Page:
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From the Hotline

The Reporters Committee operates a toll-free hotline for journalists with questions about free press and freedom of information issues. In…

The Reporters Committee operates a toll-free hotline for journalists with questions about free press and freedom of information issues. In this column, our attorneys discuss the latest hot-topic questions.

From the Spring 2009 issue of The News Media & The Law, page 19.

Note: The attorneys’ answers are not meant to be relied upon as legal advice specific to any reader’s situation. Rather, answers are for informational purposes to help journalists understand how the law affects their work. Consult a lawyer for help with any specific situation, or call the Reporters Committee’s legal assistance hotline for more information or for help in finding an attorney.

Q: A public official recently pleaded guilty to wire fraud and conspiracy to commit extortion. I am a journalist and was recently notified by the FBI that interviews I conducted with the senator over the telephone were intercepted by as part of the bureau’s criminal investigation. I do not know which phone calls were intercepted. Do I have any recourse to get copies of the tapes or to ask the FBI to destroy the tapes?

A: The FBI derives the authority to intercept communications for criminal investigations from the federal wiretapping statute, 18 U.S.C. 2510. Here, since the FBI was conducting an official investigation, the statute authorized the wiretaps on his phone.

In these cases, communications between journalists and the official were likely among many conversations that were intercepted by the FBI. Though a journalist may have felt violated by having his or her phone conversation intercepted, there is unfortunately no recourse in a situation like this. The FBI’s conduct was lawful.

Additionally, the FBI complied with the statutory guidelines that require the agency to notify third parties whose communications may have been caught in the interception, after the criminal investigation is complete. The statute does allow the judge who granted the wiretapping order the discretion to reveal copies of the tapes to a third party whose communications were intercepted. It does not, however, give the judge the authority to destroy the tapes. Rather, the law actually requires that the tapes be saved.

Q: I submitted a Freedom of Information Act request before Attorney General Eric Holder issued his memo restoring a presumption of disclosure in response to FOIA requests. Should I submit a new request?

A: No. If your request is still pending with a federal agency, you don’t need to submit a new one. Agencies are generally applying the new guidelines as they process requests. Agencies will also apply the new guidelines to pending administrative appeals. If you have an ongoing FOIA lawsuit, you could consider asking the court to order the Justice Department to review the records again in light of the change in policy. Of course, if you have an open records request pending with a state agency, and not the federal government, the new guidelines will not affect your request.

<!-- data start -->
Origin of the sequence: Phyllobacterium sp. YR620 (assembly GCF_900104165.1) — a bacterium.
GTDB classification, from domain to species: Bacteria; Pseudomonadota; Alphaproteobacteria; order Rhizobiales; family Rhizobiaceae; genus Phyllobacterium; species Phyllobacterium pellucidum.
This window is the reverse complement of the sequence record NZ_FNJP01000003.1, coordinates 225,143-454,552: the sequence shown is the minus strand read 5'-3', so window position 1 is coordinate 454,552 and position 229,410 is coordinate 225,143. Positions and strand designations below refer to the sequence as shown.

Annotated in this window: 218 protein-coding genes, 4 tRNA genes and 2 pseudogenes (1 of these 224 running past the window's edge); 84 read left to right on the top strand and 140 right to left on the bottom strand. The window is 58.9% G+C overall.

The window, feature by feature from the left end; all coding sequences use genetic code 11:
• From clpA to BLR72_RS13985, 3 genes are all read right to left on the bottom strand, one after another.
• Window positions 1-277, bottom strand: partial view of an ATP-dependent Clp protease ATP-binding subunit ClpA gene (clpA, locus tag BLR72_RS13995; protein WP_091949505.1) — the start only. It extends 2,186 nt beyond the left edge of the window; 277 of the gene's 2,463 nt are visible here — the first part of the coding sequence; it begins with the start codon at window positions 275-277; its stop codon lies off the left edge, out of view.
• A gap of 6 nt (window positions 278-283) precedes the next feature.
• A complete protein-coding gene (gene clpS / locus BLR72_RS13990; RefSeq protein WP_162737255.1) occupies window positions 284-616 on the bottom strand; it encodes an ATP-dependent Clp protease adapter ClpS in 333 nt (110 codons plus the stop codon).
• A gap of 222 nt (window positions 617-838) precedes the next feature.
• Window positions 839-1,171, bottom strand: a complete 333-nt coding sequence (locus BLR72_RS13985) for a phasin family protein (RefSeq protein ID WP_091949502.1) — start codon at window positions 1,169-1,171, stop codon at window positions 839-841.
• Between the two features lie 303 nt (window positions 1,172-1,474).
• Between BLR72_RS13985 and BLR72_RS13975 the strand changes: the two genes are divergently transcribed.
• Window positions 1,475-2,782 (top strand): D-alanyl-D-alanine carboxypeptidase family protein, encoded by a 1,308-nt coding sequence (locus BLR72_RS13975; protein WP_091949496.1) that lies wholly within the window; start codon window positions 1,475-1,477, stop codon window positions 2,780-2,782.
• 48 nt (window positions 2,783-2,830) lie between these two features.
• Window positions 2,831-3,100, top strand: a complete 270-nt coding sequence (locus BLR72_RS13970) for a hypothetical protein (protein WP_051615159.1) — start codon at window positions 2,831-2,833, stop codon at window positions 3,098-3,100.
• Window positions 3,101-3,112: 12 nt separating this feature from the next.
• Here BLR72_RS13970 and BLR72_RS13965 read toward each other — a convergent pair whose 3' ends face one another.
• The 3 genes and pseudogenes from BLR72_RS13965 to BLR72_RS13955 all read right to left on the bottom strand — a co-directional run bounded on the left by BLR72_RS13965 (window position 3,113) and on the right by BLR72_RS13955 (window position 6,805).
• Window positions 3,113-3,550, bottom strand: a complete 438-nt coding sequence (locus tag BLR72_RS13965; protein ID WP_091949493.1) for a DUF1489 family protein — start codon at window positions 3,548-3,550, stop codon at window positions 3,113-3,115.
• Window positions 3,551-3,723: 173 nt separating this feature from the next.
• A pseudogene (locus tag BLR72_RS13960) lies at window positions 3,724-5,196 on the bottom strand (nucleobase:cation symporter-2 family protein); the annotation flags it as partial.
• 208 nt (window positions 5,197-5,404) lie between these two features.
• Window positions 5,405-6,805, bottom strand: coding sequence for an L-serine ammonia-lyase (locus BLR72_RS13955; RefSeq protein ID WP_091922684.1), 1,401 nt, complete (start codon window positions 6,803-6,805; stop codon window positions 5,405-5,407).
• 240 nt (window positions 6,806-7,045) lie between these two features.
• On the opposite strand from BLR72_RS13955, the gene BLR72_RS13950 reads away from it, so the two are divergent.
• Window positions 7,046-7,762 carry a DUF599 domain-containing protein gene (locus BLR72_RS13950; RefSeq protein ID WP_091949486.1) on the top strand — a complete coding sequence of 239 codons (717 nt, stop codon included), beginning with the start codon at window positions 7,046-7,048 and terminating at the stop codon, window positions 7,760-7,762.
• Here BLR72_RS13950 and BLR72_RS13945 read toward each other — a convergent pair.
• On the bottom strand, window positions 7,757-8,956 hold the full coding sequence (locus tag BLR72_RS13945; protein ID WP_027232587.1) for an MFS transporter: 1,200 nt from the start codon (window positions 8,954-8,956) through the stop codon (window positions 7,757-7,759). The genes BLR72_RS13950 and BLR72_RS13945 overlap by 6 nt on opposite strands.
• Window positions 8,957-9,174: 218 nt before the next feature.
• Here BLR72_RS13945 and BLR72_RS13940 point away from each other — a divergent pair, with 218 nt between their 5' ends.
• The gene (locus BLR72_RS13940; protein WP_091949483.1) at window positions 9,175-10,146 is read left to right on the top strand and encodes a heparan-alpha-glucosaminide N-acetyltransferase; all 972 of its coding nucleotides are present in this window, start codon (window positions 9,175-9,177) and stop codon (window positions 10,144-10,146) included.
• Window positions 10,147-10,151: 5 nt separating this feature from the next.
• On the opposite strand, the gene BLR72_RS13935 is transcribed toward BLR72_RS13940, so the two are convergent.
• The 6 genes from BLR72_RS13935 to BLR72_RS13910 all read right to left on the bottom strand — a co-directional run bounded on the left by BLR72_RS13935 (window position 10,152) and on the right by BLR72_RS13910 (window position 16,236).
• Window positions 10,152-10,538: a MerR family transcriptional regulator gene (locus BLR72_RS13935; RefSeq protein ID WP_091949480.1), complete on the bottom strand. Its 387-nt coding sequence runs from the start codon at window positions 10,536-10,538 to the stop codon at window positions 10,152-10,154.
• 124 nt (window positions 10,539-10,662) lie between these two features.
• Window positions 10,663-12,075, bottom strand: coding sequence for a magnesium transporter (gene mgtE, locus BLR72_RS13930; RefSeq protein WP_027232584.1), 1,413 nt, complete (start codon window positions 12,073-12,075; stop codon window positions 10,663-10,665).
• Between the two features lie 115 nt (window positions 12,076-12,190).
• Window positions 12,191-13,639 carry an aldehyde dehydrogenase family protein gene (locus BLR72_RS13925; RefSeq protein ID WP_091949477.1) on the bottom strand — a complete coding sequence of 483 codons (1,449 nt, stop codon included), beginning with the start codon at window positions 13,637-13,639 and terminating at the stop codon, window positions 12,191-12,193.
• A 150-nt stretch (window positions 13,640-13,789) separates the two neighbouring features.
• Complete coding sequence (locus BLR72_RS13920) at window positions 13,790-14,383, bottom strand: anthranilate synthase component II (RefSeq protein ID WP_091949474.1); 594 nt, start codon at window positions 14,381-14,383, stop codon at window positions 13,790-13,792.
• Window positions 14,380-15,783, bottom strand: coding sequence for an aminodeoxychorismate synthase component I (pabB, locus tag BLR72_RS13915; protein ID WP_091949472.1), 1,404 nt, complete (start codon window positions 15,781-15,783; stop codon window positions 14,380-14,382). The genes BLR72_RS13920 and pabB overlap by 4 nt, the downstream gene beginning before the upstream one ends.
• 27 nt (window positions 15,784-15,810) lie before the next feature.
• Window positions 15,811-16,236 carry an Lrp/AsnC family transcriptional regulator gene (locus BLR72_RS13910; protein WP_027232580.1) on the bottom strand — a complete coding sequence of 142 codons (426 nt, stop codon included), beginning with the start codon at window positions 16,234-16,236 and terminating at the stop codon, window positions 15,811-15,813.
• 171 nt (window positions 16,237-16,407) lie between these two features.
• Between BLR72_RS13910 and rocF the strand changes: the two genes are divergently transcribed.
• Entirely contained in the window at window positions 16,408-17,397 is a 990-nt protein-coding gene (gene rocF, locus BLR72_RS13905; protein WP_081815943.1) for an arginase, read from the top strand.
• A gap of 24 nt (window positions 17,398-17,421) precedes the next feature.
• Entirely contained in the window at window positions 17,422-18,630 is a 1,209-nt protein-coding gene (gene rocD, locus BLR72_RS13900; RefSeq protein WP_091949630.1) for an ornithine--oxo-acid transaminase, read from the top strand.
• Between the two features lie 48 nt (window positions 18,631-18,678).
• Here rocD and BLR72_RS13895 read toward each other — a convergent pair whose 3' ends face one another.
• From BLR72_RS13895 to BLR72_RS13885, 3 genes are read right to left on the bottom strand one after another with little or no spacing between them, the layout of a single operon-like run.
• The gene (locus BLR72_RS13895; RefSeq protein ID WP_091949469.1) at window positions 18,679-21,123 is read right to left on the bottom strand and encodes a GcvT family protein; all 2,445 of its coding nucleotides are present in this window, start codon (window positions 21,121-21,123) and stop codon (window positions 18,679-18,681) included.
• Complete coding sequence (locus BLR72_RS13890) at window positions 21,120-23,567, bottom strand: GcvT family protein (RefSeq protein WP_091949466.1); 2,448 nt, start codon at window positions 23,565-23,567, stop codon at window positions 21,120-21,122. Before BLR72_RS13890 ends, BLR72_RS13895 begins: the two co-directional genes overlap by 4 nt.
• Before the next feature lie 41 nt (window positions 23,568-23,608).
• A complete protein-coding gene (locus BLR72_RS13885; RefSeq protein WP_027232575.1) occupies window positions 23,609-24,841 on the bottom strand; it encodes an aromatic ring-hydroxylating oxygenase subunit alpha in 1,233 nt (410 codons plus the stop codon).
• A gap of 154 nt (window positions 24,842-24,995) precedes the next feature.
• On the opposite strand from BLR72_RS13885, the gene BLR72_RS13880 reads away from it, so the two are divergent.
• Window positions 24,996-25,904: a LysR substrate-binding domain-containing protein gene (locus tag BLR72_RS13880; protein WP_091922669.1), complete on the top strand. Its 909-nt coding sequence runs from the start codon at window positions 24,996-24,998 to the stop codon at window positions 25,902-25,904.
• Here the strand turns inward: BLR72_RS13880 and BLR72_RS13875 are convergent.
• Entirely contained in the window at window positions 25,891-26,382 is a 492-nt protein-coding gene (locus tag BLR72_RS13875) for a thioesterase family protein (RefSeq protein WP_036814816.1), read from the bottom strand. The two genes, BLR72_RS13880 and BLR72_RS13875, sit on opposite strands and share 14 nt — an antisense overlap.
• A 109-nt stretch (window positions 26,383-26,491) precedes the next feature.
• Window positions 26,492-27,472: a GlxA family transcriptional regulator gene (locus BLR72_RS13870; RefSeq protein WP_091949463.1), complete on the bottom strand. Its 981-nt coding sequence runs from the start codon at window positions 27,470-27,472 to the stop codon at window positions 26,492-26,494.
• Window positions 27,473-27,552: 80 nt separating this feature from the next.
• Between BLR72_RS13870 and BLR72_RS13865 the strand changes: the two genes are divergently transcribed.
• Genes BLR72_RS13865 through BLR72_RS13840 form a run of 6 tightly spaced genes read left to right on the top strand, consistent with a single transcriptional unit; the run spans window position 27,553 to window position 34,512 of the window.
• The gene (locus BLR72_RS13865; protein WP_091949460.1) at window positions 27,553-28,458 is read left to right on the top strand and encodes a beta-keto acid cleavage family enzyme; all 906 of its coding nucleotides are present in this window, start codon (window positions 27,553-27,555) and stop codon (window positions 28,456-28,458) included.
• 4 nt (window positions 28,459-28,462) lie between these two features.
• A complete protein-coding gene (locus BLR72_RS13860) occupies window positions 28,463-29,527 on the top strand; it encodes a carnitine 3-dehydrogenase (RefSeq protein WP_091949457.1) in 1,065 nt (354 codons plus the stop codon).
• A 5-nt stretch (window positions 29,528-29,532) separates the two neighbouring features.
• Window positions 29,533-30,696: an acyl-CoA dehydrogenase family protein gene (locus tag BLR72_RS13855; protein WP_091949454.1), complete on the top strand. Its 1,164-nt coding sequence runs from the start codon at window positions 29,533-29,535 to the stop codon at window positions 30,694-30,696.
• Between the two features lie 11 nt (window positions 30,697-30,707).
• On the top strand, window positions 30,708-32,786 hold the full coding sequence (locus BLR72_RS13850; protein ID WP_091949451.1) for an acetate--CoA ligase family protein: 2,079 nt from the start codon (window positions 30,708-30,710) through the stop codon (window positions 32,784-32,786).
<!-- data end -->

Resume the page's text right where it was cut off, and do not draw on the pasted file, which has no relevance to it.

Q: I recently asked the court clerk for a copy of the DVD that was shown in open court during a trial I am covering, but she refused. She will let me view the DVD, but will not make me a copy. Do I have a right to a copy of the video?

A: Courts generally recognize a constitutional and common-law right of access to court proceedings and records. But this right does not necessarily require courts to provide copies of videos, at least where the press and the public were allowed to view the video in open court. For example, in U.S. v. McDougal — a 1996 case involving access to then-President Clinton’s videotaped testimony in the criminal trial over the Whitewater land fraud — the U.S. Court of Appeals in St. Louis (8th Cir.) held that “the First Amendment right of access to public information does not extend to the videotape of President Clinton’s deposition testimony” because “members of the public, including the press, were given access to the information contained in the videotape. Therefore, appellants received all the information to which they were entitled under the First Amendment.”

This doesn’t mean the court can’t allow you to copy the tape, or that you shouldn’t ask for a copy to be made. And if the trial is in state court, state law may create an access right that is broader than the First Amendment right.